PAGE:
A much discussed feature of Grice’s (1957) account of intentional communication is the line he drew between showing and meaning, where meaning typically involves a linguistic convention or code. This distinction has had substantial effects on the development of pragmatics: pragmatists have focused on the notion of meaning and abstracted away from cases of showing. This paper explores the central differences between Gricean meaning intentions and relevance theory intentions. Firstly, relevance theory does not attempt to draw the line Grice drew, and recognises both showing and meaning as instances of overt intentional or ostensive-inferential communication. Rather than there being a sharp cut-off point between the two notions, there is a continuum of cases in between. Secondly, in contrast to the kind of intention proposed by Grice, the relevance-theoretic informative intention is not characterised as an intention to modify the hearer’s thoughts directly—‘to produce a particular response’. This intention, it is argued, is not always reducible to an intention to communicate simply a single proposition and propositional attitude (or even a small set). This second move sheds new light on how better to analyse some of the weaker, vaguer aspects of communication, including the communication of impressions, emotions, attitudes, feelings and sensations.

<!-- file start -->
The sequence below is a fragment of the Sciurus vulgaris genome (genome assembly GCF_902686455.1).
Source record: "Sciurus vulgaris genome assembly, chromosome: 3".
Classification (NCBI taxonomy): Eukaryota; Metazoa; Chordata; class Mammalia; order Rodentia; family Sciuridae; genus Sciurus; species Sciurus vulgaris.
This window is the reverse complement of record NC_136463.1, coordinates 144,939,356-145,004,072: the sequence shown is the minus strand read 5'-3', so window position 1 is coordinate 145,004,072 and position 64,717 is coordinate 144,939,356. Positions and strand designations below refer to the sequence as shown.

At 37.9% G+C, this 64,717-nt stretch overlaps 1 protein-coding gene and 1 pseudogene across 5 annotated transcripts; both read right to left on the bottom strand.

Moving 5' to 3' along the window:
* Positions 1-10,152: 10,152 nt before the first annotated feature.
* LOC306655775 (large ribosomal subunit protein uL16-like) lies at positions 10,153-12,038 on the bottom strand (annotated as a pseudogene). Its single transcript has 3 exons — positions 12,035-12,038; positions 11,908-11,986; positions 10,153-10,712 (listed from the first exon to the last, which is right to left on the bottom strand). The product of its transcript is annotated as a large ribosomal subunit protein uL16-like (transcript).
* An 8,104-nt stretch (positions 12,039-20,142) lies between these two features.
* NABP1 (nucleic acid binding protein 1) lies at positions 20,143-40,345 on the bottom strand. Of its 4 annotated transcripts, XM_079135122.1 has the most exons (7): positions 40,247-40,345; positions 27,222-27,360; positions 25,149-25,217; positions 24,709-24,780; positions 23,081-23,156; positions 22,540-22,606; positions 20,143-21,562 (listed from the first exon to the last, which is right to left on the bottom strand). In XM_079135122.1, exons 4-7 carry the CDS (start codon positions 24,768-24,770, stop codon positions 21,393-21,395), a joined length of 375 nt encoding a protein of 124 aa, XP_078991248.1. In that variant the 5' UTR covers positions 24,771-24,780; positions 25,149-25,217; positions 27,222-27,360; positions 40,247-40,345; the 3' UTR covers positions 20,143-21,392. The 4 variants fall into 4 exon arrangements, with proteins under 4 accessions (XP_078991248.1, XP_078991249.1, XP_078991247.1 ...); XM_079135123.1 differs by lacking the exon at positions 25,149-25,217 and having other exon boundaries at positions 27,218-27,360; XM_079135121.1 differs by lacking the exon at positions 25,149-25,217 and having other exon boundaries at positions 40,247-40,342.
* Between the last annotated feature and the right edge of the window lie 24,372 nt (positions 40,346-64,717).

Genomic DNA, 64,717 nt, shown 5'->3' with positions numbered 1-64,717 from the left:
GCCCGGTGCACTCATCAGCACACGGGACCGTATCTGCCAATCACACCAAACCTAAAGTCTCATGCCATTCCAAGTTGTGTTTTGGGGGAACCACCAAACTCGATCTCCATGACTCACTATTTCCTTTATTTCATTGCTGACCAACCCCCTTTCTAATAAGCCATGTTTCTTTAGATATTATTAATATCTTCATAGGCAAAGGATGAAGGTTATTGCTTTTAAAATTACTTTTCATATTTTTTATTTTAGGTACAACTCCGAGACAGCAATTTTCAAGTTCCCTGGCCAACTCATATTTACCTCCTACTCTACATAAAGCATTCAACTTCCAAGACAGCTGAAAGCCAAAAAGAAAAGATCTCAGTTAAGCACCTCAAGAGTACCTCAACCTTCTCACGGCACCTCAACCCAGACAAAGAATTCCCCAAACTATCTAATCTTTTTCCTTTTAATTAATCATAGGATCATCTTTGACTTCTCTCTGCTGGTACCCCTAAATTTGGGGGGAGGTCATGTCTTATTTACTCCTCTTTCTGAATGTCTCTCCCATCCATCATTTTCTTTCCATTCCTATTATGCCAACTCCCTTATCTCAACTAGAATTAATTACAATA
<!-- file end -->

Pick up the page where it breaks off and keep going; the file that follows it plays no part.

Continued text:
|Number of pages||22|
|Publication status||Published - 1 Jan 2008|
- non-natural meaning
- weak implicatures
- relevance theory